The Rights of the Bloodline
Oh, our notaire was so cute, I wanted to ship him back to the US and send him on tour as a Quintessential French Person. In France, you don’t go to an attorney’s office for a house closing, you go to the notaire’s. He’s somewhere in between a lawyer and a paralegal and he handles all the property issues for his village. You just know he’s got all the dirt on everybody in town and could tell you a thing or two about your neighbors.
M. NOTAIRE: Eet eez quite simple. You, Madame, weel only inherit half of zee property upon zee death of le Monsieur. Zee other half weel be divided between your daughtaire and your youngest zohn, zee true sheeldren of le Monsieur.
M. NOTAIRE: Well, um, oui, Madame, alzough I am not sure what eez zees “sheet out of luck” zat you speak about, but, usually, zee sheeldren are kind enough to let zaire old maman leev een zee house unteel she dies.
Of course, this situation was untenable, but, happily for me and Domestic Son, enough foreigners with their “strange” ideas and blended families had come before us and had the exact same problems with ol’ Napoleon and his code, so that the French were forced to devise a system to deal with our issues.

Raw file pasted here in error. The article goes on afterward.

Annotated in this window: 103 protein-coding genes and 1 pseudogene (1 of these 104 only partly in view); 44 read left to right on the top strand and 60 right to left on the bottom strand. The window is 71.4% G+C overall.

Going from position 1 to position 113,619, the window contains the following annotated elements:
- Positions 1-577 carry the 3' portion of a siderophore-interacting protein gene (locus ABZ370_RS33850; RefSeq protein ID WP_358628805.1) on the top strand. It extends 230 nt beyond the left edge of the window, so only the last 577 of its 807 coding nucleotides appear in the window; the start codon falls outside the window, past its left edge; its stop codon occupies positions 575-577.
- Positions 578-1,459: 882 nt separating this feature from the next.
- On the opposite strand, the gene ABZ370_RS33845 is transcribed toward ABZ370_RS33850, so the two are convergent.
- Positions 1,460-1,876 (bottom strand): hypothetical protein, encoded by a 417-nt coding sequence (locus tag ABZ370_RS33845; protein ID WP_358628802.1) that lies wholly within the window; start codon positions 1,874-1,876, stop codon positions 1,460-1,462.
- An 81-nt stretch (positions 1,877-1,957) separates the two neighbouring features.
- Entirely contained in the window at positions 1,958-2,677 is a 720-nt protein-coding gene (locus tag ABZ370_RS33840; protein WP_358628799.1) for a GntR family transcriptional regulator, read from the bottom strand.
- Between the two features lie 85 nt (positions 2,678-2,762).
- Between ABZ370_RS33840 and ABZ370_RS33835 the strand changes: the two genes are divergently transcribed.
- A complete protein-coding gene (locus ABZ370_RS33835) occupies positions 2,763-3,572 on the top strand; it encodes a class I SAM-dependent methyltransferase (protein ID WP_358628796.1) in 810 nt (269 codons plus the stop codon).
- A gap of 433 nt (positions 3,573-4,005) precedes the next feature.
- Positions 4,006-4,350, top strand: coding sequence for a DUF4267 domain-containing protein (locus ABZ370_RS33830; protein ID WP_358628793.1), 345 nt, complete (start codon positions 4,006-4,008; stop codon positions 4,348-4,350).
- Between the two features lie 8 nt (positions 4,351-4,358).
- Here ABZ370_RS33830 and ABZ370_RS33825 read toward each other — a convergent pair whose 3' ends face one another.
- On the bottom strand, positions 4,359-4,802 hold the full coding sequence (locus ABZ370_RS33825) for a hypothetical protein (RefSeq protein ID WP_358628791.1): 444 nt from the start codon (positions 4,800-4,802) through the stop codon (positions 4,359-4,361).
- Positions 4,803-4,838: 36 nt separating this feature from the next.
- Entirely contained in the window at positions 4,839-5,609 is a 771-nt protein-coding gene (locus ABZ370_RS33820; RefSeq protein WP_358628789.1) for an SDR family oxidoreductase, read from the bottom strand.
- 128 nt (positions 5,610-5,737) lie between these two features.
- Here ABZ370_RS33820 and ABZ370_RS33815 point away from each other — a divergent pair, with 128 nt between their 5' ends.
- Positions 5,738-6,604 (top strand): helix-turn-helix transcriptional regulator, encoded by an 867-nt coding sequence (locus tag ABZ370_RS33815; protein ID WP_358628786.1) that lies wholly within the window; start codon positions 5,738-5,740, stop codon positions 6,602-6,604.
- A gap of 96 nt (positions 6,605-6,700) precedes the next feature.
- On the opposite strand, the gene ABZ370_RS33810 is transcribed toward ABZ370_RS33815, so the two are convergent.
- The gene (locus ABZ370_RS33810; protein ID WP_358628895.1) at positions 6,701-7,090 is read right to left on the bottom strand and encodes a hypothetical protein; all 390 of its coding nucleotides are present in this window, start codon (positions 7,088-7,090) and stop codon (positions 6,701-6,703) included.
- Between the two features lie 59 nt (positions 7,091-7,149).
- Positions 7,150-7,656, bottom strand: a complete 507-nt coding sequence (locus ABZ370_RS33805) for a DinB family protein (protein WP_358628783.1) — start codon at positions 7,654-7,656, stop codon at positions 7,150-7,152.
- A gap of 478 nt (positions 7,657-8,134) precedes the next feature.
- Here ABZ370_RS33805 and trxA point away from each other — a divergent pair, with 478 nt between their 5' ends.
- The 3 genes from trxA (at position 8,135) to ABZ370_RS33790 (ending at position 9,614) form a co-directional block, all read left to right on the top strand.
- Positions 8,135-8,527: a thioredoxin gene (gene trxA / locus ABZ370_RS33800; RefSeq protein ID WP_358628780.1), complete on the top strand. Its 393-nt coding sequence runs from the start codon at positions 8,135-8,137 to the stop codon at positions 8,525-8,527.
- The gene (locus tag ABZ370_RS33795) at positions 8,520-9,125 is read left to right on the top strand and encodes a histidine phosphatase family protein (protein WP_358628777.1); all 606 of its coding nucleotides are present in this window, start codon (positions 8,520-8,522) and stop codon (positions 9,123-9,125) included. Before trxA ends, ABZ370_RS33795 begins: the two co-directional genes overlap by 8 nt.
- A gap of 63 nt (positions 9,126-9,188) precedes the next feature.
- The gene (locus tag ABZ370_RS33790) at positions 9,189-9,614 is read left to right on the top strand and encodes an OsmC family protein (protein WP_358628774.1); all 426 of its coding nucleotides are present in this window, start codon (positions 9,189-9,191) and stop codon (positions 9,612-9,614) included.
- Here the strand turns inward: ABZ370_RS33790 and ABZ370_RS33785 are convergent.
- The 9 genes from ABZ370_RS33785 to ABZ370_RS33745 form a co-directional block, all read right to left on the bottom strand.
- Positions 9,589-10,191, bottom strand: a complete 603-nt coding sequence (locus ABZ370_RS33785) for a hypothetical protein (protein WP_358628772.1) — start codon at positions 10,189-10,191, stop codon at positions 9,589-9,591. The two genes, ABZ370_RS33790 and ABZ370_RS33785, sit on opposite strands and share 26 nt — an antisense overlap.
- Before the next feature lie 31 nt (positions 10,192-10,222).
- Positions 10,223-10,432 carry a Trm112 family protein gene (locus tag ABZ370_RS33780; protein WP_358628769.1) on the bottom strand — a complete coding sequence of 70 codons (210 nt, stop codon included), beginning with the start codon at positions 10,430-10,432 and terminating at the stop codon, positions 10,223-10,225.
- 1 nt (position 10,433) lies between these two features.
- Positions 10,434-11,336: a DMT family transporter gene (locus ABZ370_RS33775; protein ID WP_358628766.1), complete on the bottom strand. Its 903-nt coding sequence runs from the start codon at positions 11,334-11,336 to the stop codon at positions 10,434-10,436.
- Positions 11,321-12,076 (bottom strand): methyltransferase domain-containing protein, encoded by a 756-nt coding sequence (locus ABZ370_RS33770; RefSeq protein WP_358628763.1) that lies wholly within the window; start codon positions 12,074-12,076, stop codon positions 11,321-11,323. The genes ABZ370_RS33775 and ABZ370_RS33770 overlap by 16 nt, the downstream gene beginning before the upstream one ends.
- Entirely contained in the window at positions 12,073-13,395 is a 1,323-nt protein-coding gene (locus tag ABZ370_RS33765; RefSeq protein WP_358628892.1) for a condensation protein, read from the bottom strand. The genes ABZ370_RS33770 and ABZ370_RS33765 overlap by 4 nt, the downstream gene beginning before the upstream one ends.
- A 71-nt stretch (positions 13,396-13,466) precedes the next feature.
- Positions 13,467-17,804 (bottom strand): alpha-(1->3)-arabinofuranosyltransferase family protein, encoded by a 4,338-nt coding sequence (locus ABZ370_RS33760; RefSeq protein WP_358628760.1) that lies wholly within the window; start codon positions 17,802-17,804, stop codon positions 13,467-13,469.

So, when it’s all said and done, our family will have its’ own treaty whereby we all agree not to kill each other over the stupid chalet and divvy it up according to Mom and Dad’s wishes. Now, until I get all three of them over here to sign this document, which could take no small amount of time, Domestic Son and I have made our own secret pact that it is of the utmost importance to keep Mr. Big alive and breathing.
I will be in charge of regulating his diet, (no fois gras), and away from potential avalanches and power tools. Domestic Son will filter out all stress-producing news from the homefront and try to keep the money requests to a minimum. A healthy Mr. Big means no maman in the attic and no duels at dawn. I really think this whole experience has brought us much closer together as a family. What with the treaty and all.